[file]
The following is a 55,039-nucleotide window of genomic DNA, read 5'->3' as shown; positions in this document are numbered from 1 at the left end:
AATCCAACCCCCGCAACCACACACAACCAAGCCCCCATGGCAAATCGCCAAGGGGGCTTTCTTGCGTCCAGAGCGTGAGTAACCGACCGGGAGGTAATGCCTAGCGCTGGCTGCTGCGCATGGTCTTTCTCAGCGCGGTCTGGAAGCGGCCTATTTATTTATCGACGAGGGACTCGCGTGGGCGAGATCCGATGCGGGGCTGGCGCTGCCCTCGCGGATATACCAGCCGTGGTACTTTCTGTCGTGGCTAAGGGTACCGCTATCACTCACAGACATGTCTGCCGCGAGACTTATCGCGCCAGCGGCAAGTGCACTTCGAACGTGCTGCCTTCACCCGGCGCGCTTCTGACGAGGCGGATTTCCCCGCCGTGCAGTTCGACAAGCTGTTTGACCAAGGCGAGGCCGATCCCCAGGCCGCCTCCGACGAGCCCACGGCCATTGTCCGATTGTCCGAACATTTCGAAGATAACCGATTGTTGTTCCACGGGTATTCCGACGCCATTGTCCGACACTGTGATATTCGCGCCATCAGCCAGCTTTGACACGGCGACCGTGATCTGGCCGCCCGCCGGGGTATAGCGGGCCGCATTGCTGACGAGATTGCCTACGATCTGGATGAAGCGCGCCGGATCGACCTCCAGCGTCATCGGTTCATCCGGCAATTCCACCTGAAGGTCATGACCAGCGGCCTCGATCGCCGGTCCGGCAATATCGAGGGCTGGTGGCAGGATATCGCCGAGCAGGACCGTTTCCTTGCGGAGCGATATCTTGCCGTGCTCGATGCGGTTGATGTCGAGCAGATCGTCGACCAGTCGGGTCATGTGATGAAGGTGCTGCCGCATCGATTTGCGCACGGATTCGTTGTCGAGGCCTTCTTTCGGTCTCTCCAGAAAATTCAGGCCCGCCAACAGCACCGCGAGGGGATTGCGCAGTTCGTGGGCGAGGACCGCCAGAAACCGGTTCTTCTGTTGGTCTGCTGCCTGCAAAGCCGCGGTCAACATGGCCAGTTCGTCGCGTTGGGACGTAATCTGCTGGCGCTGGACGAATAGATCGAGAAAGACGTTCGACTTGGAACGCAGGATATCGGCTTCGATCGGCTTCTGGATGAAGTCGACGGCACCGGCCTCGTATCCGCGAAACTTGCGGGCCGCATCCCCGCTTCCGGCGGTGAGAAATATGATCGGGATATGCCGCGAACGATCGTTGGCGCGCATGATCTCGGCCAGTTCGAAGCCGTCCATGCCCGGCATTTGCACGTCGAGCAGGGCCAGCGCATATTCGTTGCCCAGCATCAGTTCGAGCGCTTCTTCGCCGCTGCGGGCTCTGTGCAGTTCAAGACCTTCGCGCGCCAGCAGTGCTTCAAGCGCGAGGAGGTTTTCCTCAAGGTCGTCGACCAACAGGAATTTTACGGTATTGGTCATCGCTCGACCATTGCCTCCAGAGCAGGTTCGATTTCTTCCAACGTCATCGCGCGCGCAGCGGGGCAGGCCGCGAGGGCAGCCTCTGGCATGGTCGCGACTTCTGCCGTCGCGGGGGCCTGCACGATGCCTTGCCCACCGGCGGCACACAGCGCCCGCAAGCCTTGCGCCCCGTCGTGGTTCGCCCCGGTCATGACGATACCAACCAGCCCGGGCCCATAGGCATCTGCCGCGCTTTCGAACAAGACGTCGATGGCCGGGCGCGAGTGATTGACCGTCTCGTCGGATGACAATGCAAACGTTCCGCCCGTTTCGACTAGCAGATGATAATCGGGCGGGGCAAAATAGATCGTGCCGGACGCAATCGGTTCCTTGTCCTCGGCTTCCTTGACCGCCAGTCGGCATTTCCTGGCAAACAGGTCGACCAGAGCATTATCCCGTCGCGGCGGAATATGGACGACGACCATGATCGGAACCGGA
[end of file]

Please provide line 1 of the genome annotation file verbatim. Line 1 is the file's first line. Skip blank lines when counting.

The following is a 55,039-nucleotide window of genomic DNA, read 5'->3' as shown; positions in this document are numbered from 1 at the left end: